- Secure Training Centres (STCs): privately run, education-focused centres for detained boys & girls aged between 12-17.
- Secure Children’s Homes (SCHs): run by local authority children's services, and one charity provider, these are focused on meeting the physical, mental, emotional and behavioural needs of vulnerable detained boys & girls aged between 10-17. Not all children detained in SCHs have necessarily been convicted of crimes as such, some are detained under the Children Act 1989 due to reasons such as their high risk of vulnerability to abuse, drugs and prostitution, the danger they pose to themselves or others, or because of their history of absconding from less secure accommodation, such as regular non-secure children's homes.
- Youth Offender Institutions (YOIs): run mainly by HM prison service and some private companies, these accommodate only boys aged 15–17 who have been convicted or remanded. They are generally more 'prison' based and focus less on the health and educational needs of those detained on site with lower ratios of staff to prisoners compared to STCs and SCHs. These establishments work and run almost identical to young offenders institutions apart from the fact they only accommodate younger boys aged 15–17. Girls aged 15–17 are not held in YOIs, instead they are held at either STCs, SCHs or in female adult prisons but kept in separate areas to the older females.
- Her Majesty's Young Offender Institution (YOIs) – run mainly by HM prison service and some private companies, these accommodate young men and women from the age of 18 up to 21 (but sometimes older if deemed appropriate and the detained person has a short time left on their sentence, most likely under 12 months) who have been convicted or remanded. They are generally more 'prison' based and focus less on the health and educational needs of those detained on site with lower ratios of staff to prisoners compared to STCs and SCHs. These establishments work and run almost identical to adult prisons apart from the fact they only accommodate younger adults aged 18–21.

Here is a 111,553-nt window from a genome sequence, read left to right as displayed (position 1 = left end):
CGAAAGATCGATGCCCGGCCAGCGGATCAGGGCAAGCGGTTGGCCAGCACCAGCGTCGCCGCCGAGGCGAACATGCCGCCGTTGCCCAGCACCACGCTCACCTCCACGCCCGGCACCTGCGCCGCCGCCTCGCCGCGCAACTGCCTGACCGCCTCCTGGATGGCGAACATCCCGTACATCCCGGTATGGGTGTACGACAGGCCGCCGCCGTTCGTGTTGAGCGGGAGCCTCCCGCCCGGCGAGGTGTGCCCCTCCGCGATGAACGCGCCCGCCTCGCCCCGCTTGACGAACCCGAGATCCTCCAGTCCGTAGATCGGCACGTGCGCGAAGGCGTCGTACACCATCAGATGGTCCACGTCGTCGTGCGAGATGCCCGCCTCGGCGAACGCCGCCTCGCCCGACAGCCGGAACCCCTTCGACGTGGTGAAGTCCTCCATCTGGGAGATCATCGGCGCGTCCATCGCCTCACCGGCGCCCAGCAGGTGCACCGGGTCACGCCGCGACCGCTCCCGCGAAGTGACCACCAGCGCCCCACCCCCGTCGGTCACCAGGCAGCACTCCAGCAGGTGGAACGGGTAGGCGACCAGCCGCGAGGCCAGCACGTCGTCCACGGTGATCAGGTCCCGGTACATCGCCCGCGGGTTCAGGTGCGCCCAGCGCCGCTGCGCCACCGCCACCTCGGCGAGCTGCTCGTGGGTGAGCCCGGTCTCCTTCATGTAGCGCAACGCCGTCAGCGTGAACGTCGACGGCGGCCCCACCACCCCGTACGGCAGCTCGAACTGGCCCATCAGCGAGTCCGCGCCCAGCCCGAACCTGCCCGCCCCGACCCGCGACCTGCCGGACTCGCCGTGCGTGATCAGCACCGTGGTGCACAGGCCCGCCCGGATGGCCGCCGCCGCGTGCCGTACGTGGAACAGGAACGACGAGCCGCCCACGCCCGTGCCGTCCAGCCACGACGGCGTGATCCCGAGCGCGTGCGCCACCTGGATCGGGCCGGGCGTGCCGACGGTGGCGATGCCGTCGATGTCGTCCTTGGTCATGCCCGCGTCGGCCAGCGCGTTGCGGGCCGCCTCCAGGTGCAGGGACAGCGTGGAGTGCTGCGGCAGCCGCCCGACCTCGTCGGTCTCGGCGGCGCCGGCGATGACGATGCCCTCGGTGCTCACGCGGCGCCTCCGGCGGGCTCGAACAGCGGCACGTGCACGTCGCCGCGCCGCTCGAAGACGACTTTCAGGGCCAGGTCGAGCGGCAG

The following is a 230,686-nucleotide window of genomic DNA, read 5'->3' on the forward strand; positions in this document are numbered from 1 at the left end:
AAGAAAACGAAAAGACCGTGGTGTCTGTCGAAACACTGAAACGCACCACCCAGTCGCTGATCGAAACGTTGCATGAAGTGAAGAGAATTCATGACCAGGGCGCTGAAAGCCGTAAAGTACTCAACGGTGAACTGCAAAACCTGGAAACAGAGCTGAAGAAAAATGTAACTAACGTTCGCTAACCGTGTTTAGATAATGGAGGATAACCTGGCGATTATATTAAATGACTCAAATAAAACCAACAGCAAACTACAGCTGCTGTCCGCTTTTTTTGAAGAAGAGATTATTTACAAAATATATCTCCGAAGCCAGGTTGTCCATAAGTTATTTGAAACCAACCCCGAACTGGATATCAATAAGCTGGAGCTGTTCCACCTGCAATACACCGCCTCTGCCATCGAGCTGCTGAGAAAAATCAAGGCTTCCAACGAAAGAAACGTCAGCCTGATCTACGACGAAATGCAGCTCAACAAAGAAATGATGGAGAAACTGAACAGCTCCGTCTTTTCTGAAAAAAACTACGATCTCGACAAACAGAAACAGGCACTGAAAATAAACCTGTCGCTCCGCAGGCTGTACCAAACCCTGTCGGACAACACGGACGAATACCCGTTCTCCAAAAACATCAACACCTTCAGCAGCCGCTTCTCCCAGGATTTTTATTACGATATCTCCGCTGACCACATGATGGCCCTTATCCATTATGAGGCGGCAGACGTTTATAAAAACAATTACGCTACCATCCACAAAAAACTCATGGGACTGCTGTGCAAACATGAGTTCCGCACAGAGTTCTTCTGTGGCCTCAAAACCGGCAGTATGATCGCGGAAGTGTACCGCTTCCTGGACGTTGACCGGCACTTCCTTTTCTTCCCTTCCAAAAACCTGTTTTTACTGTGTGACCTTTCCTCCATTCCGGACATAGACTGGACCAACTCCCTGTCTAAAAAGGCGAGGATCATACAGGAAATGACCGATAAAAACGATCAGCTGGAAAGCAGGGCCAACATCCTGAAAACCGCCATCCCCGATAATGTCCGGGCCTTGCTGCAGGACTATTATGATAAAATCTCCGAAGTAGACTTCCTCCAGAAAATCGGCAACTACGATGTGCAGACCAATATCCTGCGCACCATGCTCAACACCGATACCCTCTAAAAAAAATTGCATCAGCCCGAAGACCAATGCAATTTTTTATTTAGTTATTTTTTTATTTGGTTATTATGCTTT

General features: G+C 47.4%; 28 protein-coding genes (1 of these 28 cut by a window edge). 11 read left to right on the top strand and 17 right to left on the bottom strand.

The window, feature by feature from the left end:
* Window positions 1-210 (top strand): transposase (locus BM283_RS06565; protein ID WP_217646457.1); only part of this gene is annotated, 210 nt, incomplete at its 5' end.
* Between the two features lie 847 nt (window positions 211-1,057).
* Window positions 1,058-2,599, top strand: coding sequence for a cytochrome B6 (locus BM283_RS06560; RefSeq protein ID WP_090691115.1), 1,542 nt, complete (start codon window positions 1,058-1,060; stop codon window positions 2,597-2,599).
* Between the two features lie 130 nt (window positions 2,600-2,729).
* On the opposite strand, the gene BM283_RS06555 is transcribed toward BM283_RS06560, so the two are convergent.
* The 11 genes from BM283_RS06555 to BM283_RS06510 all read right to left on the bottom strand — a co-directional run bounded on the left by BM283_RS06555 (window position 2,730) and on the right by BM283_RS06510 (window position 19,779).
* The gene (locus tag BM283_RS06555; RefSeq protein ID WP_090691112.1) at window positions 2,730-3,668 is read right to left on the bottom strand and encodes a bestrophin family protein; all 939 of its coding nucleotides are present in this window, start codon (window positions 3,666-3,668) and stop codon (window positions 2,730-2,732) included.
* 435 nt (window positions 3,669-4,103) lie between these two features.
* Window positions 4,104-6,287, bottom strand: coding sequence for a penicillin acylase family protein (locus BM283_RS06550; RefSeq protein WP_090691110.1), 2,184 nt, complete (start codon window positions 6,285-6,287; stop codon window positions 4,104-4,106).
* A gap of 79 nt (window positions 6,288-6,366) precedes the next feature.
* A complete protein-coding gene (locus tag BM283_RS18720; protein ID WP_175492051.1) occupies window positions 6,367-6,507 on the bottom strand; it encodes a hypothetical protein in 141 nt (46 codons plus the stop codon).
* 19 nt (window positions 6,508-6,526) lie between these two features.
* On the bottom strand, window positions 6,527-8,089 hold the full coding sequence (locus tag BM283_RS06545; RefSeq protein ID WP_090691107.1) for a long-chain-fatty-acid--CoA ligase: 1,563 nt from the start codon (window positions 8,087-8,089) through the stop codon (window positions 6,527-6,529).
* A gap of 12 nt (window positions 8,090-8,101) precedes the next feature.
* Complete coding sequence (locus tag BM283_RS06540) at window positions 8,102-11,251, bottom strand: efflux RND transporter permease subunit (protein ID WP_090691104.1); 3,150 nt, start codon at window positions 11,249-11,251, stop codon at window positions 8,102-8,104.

Prisoner categories in ScotlandEdit
This section needs expansion. You can help by adding to it. (June 2008)
- High Supervision: an individual for whom all activities and movements require to be authorised, supervised and monitored by prison staff.
- Medium Supervision: an individual for whom activities and movements are subject to locally specified limited supervision and restrictions.
- Low Supervision: an individual for whom activities and movements, specified locally, are subject to minimum supervision and restrictions. Low Supervision prisoners may be entitled to release on temporary licence and unsupervised activities in the community.
Prisoner categories in Northern IrelandEdit
Prisoners (adult and young, male and female) are classified in a similar way to the English/Welsh system:
|A||Prisoners whose escape would be highly dangerous to the public, the police or the security of the state|
|B||Prisoners for whom the very highest conditions of security are not necessary but for whom escape must be made very difficult|
|C||Prisoners who cannot be trusted in open conditions but who do not have the resources or will to make a determined escape attempt|
|D||Prisoners who can reasonably be trusted in open conditions. However, there are at present no open prisons in Northern Ireland.|
|U||Remand, awaiting trial (also known as "hold for court") or awaiting sentence prisoners are Unclassified (U), although they are placed in Category A or B conditions.|
- "Prison Walkthrough - Questions". Understanding your sentence. Criminal Justice System. Archived from the original on 8 September 2009. Retrieved 13 September 2009.
- "Category A Prisoners:Reviews of Security Category". Prison Service Instruction 03/2010. HM Prison Service. 1 March 2010. Archived from the original (DOC) on 25 August 2011.
- "What is the Prison Supervision S.gov.uk//Default.aspx?DocumentID=ac2a1c7b-19a6-4cfd-bb9f-31e7ada281f2". Scottish Prison Service. Archived from the original on 15 June 2011
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- Dickson, Brice; Gormally, Brian (26 February 2015). Human Rights in Northern Ireland: The Committee on the Administration of Justice Handbook. Bloomsbury Publishing. p. 179. ISBN 978-1-78225-505-5.